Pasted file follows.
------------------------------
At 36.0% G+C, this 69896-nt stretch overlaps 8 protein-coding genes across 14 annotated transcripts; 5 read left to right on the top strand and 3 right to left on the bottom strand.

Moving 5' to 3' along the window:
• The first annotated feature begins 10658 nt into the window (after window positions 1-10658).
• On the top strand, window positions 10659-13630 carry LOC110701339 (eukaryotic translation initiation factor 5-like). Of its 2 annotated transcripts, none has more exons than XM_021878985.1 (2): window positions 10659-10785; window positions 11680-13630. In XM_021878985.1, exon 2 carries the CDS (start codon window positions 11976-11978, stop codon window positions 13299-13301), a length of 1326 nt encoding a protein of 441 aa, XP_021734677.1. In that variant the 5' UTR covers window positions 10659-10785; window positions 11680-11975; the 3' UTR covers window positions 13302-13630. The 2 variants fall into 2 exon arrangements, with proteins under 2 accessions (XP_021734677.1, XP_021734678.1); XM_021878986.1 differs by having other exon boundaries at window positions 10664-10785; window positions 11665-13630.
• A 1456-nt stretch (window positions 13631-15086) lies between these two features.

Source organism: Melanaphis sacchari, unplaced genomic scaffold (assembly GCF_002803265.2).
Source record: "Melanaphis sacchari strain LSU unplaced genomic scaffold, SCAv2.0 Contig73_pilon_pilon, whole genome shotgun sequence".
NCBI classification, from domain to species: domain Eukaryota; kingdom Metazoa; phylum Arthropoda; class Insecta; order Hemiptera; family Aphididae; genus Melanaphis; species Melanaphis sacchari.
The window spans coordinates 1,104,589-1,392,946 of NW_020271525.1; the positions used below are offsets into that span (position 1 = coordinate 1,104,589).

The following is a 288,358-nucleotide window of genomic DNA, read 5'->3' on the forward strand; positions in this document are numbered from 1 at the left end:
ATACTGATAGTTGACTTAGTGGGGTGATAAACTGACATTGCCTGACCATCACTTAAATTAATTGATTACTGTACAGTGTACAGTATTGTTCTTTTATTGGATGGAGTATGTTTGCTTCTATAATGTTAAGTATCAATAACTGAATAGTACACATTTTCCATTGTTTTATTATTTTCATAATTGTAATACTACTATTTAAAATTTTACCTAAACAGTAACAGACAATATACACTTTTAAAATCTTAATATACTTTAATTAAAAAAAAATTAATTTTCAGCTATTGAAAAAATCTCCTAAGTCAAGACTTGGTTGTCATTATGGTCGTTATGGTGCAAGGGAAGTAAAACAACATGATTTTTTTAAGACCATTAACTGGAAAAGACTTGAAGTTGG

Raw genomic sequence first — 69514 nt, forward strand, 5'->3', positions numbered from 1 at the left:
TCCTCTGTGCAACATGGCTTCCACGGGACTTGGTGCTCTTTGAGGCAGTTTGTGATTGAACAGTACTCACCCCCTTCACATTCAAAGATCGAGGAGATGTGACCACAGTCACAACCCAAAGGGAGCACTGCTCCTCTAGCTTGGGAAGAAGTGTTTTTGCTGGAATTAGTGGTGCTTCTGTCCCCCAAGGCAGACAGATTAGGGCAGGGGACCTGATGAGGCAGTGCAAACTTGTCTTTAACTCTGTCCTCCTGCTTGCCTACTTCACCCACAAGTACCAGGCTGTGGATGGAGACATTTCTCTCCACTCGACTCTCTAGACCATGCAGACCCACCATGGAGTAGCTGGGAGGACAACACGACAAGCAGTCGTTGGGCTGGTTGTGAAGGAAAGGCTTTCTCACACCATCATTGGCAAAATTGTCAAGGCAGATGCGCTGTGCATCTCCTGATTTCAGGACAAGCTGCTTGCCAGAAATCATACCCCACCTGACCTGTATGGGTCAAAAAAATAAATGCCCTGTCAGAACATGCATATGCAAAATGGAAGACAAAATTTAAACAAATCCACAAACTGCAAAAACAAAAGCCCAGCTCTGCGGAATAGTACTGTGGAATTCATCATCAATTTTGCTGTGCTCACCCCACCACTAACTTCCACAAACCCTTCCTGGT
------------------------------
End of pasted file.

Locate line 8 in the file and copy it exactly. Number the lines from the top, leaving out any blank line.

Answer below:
NCBI classification, from domain to species: domain Eukaryota; kingdom Metazoa; phylum Arthropoda; class Insecta; order Hemiptera; family Aphididae; genus Melanaphis; species Melanaphis sacchari.